JM: What did it mean for you to begin your advocacy at your alma mater?

RA: We all have our own struggles. A few of us, though, have struggles that can only be overcome if we are able to gain the support of others. As a lawyer and someone seen as a problem-solver, it was very difficult to be vulnerable and rely on outreach rather than directly taking up my brother’s case with an organ of justice. When I imagined sharing my vulnerability with the public, I hoped that the rawness of my wounds would  cause people to offer their support. Luckily, this hope came true as I had my professor, William Alford, and the wonderful alumni community come to my side. This has been especially important since I’ve been able to show how my life has turned out after graduation and compare it to that of my fellow alumni who are not faced with freeing their family from illegal imprisonment.

Both I, as a Harvard Law student, and my brother, as a member of the State Department’s prestigious International Visitors Leadership Program, had exceptionally bright futures. But his enforced disappearance changed everything for both of us. When we met up during his time in the US, he promised to bring my parents to watch me become the first Uyghur graduate of Harvard Law School. But this hope disappeared with him into the shadows of the internment camps as soon as he returned to China. At my graduation, his seat remained empty. Harvard remains a very special place for me, but I have a new connection to it now that it’s also where my life took a turn for the worse. As a place of such joy and pain at once, Harvard was where I could decide to be both vulnerable and courageous, launching a “Free Ekpar” campaign with the blessing and support of my own community.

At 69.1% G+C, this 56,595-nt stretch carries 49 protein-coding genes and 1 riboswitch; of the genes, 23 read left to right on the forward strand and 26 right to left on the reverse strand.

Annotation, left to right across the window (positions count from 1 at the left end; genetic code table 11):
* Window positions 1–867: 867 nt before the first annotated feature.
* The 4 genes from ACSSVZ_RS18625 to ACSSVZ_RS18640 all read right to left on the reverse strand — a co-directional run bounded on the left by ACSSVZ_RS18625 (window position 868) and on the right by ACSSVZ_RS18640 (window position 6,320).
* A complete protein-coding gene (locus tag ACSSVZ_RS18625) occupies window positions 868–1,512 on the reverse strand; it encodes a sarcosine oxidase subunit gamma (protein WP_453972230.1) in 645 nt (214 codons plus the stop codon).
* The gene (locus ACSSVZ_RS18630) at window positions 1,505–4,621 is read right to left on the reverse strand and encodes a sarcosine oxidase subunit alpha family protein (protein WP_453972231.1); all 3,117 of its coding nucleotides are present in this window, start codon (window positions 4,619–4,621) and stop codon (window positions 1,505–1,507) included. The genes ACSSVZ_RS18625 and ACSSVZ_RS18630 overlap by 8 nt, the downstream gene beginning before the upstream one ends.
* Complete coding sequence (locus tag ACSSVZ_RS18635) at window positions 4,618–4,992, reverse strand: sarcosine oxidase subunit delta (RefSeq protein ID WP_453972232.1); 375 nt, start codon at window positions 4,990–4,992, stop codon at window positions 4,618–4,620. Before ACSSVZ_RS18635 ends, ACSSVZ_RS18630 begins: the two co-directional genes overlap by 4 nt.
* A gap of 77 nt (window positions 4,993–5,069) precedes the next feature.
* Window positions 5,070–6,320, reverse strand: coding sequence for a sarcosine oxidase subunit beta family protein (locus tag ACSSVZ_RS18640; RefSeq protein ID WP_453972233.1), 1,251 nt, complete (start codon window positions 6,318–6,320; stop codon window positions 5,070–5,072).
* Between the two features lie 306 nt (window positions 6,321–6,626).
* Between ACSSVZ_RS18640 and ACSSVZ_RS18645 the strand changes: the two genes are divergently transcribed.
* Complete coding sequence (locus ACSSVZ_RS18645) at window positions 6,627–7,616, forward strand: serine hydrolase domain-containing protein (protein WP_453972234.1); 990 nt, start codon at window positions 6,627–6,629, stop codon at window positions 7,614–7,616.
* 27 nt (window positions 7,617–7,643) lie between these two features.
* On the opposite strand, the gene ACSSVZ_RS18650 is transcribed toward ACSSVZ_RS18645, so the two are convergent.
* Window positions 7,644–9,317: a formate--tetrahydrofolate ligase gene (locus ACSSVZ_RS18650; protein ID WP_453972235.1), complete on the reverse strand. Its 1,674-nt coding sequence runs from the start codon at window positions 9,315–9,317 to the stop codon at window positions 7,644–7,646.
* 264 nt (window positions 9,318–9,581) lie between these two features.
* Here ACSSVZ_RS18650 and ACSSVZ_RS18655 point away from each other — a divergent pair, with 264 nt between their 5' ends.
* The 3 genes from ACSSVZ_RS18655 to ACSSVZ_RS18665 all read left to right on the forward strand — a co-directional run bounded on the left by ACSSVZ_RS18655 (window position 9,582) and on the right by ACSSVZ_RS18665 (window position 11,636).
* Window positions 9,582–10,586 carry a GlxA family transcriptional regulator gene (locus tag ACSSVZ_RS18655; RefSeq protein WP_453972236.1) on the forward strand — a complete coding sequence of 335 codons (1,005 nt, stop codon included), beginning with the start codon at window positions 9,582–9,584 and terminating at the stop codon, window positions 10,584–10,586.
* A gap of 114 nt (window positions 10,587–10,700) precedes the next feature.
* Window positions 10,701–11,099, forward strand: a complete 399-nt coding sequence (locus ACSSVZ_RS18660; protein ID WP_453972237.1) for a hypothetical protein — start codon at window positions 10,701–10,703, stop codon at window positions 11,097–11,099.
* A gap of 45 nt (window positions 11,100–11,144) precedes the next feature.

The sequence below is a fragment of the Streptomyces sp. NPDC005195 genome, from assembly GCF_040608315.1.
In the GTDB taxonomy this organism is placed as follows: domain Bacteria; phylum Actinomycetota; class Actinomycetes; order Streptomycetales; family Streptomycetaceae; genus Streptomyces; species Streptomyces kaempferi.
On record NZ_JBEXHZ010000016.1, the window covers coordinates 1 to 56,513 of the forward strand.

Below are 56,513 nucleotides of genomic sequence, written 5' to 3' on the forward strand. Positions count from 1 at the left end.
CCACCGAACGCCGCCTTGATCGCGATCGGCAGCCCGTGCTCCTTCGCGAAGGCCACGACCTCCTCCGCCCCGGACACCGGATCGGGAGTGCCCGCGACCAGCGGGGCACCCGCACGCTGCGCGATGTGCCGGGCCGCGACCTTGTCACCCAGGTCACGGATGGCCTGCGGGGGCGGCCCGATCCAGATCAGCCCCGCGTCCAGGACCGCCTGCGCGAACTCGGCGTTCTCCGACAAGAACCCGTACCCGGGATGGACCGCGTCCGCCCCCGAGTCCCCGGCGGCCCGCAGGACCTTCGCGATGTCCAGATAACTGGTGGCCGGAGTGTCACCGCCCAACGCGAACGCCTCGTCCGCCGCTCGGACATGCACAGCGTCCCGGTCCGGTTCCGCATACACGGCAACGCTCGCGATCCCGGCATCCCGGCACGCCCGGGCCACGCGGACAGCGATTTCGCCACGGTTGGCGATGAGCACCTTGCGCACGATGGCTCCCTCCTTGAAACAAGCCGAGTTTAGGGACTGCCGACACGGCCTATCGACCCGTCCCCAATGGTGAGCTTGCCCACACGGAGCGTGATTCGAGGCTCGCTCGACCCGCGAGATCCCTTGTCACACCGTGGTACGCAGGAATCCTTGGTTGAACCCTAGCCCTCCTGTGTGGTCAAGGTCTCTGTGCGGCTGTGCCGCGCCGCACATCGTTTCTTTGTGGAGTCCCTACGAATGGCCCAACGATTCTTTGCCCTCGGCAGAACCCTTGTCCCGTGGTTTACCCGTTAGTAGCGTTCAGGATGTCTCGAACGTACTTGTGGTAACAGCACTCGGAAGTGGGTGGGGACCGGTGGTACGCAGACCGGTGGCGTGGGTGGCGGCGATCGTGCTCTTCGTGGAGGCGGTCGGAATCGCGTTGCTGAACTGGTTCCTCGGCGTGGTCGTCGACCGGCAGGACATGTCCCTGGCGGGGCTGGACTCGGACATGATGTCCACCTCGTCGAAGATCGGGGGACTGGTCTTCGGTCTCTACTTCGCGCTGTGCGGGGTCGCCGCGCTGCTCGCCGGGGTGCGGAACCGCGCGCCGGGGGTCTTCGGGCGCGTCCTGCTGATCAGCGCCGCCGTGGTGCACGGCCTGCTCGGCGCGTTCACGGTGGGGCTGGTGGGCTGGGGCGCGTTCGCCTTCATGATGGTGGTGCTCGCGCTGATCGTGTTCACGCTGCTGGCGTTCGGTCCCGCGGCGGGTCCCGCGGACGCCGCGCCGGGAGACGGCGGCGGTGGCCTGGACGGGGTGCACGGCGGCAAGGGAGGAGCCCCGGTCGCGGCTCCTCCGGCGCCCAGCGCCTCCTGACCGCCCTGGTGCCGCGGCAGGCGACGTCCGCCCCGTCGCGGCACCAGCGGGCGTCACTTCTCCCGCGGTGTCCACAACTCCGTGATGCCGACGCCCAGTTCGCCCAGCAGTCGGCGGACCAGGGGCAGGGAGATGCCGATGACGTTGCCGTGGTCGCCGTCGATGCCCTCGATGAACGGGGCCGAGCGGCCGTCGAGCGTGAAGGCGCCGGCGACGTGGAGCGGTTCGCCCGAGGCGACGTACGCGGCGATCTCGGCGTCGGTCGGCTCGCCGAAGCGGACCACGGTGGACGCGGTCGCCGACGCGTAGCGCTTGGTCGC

As the Harvard community showed up for me and embraced me to take away a bit of pain, it became a home for me in a new way. Many faculty members and the Harvard Chinese community came to listen and learn. I was particularly moved when two Harvard Law School students, Samantha Lint and Jasmine Shin, stood next to me to make public demands for my brother’s freedom over a video campaign. With two Harvard human rights advocates standing beside me as I called on the Chinese government for justice, Veritas meant something that day. I felt new hope as more than 80 Harvard-educated lawyers joined me in demanding the Chinese government’s release of my brother.  

Rayhan smiles with Jasmine Shin (left) and Samantha Lint (right) in Harvard Yard.
Jasmine Shin JD’21 (left) and Samantha Lint JD’20 (right) were among the HLS Advocates who brought Rayhan to campus in March 2020 to speak about her brother’s disappearance.

I was also elated when more than 70 Harvard Students Organizations from various schools, affinity groups and political ideologies called on the US government to take up my brother’s cause in The Guardian.  So, I’m proud that the Harvard community has chosen to be on the right side of history and stand up against one of the greatest injustices in the world today. 

JM: Your advocacy began just two days before the WHO declared the COVID-19 outbreak a pandemic.  How has the global public health crisis impacted your approach to advocacy, if at all?

RA: Out of the gate, the pandemic delayed press coverage about my brother. I am a people person, and I had hoped to engage people how I know best: by talking with them face-to-face.  The pandemic made this impossible, obviously, and I had to  turn to virtual discussions. It was difficult to learn a new, suboptimal way of speaking to people which gave me far fewer opportunities to read their reactions. There’s a reason we come to Harvard in person to study: learning and bonding are simply more effective in the real world.  Like everyone, I know you can appreciate how I feel.  At the same time, though, this transition to virtual formats has allowed me to spread my message to a worldwide audience. 

On Holocaust Remembrance Day, I had prepared a campaign with Burst the Bubble, a UK-based youth organization, to have people wearing “Free Ekpar” shirts form a human chain in London.  As you can imagine, the pandemic disrupted all of my plans to campaign in Europe.  I think that to share your story and fully convey the weight of its humanity, it’s best to do so in person. I’m looking forward to being able to do it again soon! 

JM: Since the March 2020 event, what developments have been made in Ekpar’s case?